What would you choose for dessert; a sugar cookie or a slice of chocolate cake? If you’re anything like me and those two items were in your home, the sugar cookies would be hanging around long after the chocolate cake was polished off.
Don’t get me wrong, I do like sugar cookies, but love them… Not so much. But trying to decorate chocolate cake to give as gifts - that wouldn’t work as well as sugar cookies do. Which leads me to the reason why I’m writing this post today – I’ve come up with a sugar cookie recipe by playing around with some favorite recipes. It’s definitely tasty, although it’s still not in the ‘chocolate cake’ category. If you try it out I’d love to hear what you think in the comment section below.
Before I get to the recipe, let me share a little introduction to the ‘Polar Bear Parade’ cookies with you.
When I saw this ribbon months ago at Michael’s Craft Store I just knew I had to make a cookie version of it. Pretty colors, a simple shape and such a cute little polar bear.
These were finished before Christmas, but I wasn’t able to post them in time. If you’d like to create these, you could make just the polar bear or substitute another object for the gift instead. It’d be a nice winter-themed cookie I think. The ribbon is probably on sale now too!
I used the KopyKake drawing projector to help me draw the image (believe me – I need it!), but you might be able to freehand as it’s a fairly simple shape.
Some of these are made of a new gingerbread recipe I found on-line, but I wasn’t entirely happy with the results (taste).
As I mentioned earlier, I’ve been playing around with some of my ’go-to’ sugar cookie recipes – a few of the main ones being Peggy Porschen’sand the NFSC (No Fail Sugar Cookie) recipe (from cakecentral.com), to come up with my own combination. The latter two are still favourites for me, but now I’ve got a third choice. This is what I’ve come up with (please also see notes at the bottom of the recipe):
Sugar Cookie Recipe
Yield - Makes about 30-35 cookies, but it will also depend on the size of the cookie cutter and how thick you make your cookies.
2 cups unsalted butter (at room temperature)
2 cups sugar
2 large eggs
seeds from 1 vanilla bean (or 3 tsp vanilla)
5 cups flour
1 tsp baking powder (*take this out if you don’t want your cookies to spread)
1 tsp salt
1. Cream the butter and sugar together in the bowl of an electric mixer on low to medium speed. (Use the paddle attachment). Mix until thoroughly incorporated – for about one minute. Scrape down the sides of the bowl with a plastic spatula and mix again for a few seconds more.
Over mixing the butter and sugar in this step will cause too much air to be incorporated into the dough. If you’d like a light and fluffy cookie, that’s ideal, however the dough will spread more during baking; not ideal if you’d like the cookie to hold its shape.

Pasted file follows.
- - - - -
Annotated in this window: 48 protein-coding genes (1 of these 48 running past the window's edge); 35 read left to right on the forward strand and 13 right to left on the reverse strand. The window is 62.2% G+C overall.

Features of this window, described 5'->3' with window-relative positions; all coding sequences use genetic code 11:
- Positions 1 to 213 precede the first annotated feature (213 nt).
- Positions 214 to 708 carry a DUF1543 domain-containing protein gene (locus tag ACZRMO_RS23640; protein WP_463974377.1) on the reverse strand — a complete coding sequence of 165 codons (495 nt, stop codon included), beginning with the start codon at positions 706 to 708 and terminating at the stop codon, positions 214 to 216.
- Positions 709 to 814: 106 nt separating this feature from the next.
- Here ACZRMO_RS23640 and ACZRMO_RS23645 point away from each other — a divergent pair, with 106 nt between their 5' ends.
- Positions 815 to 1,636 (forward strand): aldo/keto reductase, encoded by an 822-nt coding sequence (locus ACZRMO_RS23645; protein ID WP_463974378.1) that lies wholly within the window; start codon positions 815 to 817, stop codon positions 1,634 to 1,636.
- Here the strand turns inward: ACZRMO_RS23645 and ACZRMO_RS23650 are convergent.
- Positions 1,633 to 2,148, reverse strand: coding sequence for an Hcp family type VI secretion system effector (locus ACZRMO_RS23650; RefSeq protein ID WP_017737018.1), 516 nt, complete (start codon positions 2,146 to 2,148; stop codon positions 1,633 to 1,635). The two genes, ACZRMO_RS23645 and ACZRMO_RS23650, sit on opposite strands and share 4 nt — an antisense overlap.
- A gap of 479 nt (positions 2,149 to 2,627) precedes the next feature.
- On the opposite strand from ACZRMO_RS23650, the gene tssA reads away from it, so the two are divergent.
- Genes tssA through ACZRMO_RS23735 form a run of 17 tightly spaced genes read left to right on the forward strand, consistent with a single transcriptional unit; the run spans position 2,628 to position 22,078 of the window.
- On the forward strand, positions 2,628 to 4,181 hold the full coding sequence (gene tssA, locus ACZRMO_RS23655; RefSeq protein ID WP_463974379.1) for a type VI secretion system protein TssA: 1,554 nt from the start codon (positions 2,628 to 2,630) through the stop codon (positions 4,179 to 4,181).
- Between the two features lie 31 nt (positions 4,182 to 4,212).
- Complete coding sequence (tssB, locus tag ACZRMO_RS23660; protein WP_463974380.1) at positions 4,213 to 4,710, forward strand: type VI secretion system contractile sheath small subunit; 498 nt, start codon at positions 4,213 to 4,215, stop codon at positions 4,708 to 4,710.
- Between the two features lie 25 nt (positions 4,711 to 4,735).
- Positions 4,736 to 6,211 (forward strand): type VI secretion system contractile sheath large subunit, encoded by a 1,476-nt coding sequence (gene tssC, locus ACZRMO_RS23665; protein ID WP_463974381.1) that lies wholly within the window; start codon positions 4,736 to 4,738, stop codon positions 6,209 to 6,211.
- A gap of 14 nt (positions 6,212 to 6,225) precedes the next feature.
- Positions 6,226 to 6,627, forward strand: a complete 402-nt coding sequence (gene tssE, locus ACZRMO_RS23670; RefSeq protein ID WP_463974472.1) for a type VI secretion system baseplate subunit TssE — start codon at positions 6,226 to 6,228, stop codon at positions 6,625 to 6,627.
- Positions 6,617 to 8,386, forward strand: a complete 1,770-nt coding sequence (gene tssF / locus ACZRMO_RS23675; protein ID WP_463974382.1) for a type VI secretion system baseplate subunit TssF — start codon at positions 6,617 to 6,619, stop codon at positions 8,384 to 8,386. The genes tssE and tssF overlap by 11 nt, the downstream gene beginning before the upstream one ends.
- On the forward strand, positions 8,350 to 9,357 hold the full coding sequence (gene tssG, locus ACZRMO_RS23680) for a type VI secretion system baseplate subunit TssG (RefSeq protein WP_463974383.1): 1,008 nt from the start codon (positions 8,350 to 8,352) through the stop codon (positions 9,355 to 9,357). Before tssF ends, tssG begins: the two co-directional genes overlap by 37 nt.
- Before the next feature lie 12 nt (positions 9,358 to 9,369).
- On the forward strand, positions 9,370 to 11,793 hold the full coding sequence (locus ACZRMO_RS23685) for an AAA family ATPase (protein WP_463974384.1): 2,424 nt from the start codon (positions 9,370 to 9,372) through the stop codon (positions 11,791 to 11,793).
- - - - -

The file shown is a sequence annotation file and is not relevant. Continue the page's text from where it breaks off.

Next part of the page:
2. Add eggs slowly and mix. Scrape down the bowl with your spatula at least once and mix again.
3. Cut open your vanilla bean and scrape the seeds out. Add to mixing bowl. Alternatively, add liquid vanilla extract. Stir briefly.
4. Sift your dry ingredients together. (Flour, baking powder and salt).
5. Add all of the flour mixture to the bowl. Place a large tea towel or two small tea towels between the edge of the bowl and the electric mixer so that the flour won’t escape. Mix on low speed for 3o seconds. Remove the tea towels and observe the dough mixing; when it clumps around the paddle attachment it’s ready. It’s also important at this stage not to over mix the dough (the glutens in the flour develop and the dough can become tough).
6. Roll the dough out between 2 large pieces of parchment paper. Place on a baking sheet and into the fridge for a minimum of 1 hour.
7. Roll out the dough further if you need to, and cut out cookie shapes. Place on parchment paper-lined baking sheet. Re-roll scraps and repeat.
8. Put cookie dough shapes back into the fridge for 10 minutes to 1 hour to chill again. They will then hold their shape better when baked.
9. Preheat your oven to 350°F or 176°C.
10. Bake cookies for 8-12 minutes or until the edges become golden brown. The baking time will depend on the size of your cookie.
11. Let cookies cool to room temperature and decorate!
A few notes about the recipe:
*Butter – The butter needs to be soft, or room temperature. I leave mine out the night before I do my baking. If you forget, you can grate the butter on the largest hole of your box grater, so that the sugar and butter will mix together better.
*Amount of Butter - I’ve noticed some people who’ve tried the recipe who live in a warmer climate have trouble with 2.5 cups butter, and although the extra 1/2 cup butter taste is nice, to make the dough easier to work with in any climate, I edited the recipe to say only 2 cups of butter. The printable version is uneditable, so still says 2.5 cups of butter.
*Baking powder – I hardly use any baking powder in my recipe because the dough will spread and rise more during baking, thereby making the shape of the cookie less crisp. The only time I use it now, is if I’m just making round shortbread cookies and I don’t care about the cookies spreading.
*Chill your dough if it gets too soft work with. It’s a softer, sometimes sticky dough (depending on your environment as well), but in my humble opinion, makes up for it in taste.
*Read these tips here on stopping dough from spreading.
Click here for a Printer-Friendly Version of the Sugar Cookie Recipe
I’ll do an in-depth tutorial with pictures on making the sugar cookie dough in a future post.
Hope you enjoy this recipe!